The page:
REIGN, Embrace (1994, Mausoleum)
I don’t know who Marco Stohler is, but he sure is good at copying H.R. Giger. The vertebrae, the slimy sheen, the biomechanical nonsense — Stohler has it all down pat, and he’s put that prodigious talent for emulation to excellent work crafting this big dumb skull. It’s hard to call this a bad cover, because it’s a pretty fine painting, but it rates about a 1 on the originality scale.
And that’s a fair summary of the music, too. Embrace is a British thrash album from 1994, and if that doesn’t make you leery, I don’t know what will. Reign were to late 80s Sepultura what Xentrix were to mid 80s Metallica, although I’ll say I like Xentrix a good deal more than I like Reign. Embrace has a satisfying crunch to the guitars, but the pacing tends to plod (a very common problem with UK thrash), and the singer is completely charmless in the way a lot of last-gasp thrash vocalists were, trying too hard to bridge the gap between their beloved Hetfieldian yarl and the ever more popular death metal growl. This is one of the rare BDS albums that I actually own: the first two Reign albums were staples of discount bins everywhere in the mid 90s, and the cover alone was worth $2 to me. I haven’t listened to this in close to 20 years, probably, and while I remembered it being decidedly mediocre, I guess I’ve mellowed in my old age because this is definitely more enjoyable than my memory allowed. The clunky lurch that is the band’s default tempo gets old quick, but there are more fast parts than I recalled and in general this sounds more or less like the kind of thrash I like, but it never quite gets over the hump. As I’ve said many times, though, this totally forgettable slab of old school thrash is generally much better than all but the best of today’s rethrashers. I will grant that I’ve clearly entered the “get off my lawn” phase of thrash fandom, but that doesn’t make the observation any less true.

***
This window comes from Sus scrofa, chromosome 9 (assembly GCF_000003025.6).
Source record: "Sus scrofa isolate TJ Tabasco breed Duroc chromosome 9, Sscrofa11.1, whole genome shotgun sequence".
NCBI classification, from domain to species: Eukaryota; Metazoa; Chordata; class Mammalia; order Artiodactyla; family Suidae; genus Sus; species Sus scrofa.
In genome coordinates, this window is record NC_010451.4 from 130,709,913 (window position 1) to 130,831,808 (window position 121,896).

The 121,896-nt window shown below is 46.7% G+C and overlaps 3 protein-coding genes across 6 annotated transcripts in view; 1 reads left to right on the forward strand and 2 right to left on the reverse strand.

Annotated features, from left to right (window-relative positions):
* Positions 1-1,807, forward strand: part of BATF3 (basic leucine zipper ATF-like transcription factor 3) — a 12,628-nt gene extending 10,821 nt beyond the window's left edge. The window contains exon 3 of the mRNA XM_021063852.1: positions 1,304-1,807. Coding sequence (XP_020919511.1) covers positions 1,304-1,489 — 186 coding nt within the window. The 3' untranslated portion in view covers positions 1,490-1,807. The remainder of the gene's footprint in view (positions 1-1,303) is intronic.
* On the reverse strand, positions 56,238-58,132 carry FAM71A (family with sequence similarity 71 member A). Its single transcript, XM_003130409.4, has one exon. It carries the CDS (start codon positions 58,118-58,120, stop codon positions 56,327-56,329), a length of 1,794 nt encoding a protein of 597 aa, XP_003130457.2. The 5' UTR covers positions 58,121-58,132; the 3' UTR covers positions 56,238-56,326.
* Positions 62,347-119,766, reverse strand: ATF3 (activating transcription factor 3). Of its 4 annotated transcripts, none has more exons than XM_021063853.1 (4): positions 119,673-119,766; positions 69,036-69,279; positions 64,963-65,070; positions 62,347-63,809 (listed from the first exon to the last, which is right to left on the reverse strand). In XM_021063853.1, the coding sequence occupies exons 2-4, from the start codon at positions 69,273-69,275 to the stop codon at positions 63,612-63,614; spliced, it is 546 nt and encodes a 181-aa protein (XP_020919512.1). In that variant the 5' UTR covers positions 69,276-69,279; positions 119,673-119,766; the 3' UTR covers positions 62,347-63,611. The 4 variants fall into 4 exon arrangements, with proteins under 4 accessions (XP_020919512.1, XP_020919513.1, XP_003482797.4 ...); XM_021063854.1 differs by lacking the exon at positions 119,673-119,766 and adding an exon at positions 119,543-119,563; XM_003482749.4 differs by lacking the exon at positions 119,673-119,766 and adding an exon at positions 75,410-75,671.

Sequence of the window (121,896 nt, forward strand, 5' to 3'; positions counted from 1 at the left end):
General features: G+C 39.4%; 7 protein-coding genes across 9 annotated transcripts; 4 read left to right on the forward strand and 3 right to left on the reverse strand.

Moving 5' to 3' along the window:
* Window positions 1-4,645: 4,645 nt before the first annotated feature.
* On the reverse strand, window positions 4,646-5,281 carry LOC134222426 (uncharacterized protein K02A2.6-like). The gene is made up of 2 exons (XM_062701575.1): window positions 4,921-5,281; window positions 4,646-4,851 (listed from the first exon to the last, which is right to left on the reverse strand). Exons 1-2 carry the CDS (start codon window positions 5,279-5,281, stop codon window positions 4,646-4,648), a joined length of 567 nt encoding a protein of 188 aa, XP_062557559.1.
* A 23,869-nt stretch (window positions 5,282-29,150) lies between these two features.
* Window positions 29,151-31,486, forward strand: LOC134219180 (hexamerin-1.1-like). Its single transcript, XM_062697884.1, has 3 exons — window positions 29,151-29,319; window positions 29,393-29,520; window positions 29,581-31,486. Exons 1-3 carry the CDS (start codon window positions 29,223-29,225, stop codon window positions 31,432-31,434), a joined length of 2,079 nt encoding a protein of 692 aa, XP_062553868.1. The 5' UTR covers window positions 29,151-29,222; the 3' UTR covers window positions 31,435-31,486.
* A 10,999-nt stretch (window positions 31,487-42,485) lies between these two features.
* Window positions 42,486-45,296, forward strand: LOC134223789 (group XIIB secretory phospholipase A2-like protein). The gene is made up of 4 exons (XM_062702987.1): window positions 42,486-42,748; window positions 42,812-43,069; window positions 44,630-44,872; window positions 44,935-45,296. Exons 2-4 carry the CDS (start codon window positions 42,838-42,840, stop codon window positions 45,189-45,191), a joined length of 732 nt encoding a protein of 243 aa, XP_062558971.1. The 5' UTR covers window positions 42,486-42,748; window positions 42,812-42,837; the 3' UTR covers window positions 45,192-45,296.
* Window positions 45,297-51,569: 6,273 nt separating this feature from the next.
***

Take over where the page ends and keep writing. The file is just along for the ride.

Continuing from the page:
— Friar Johnsen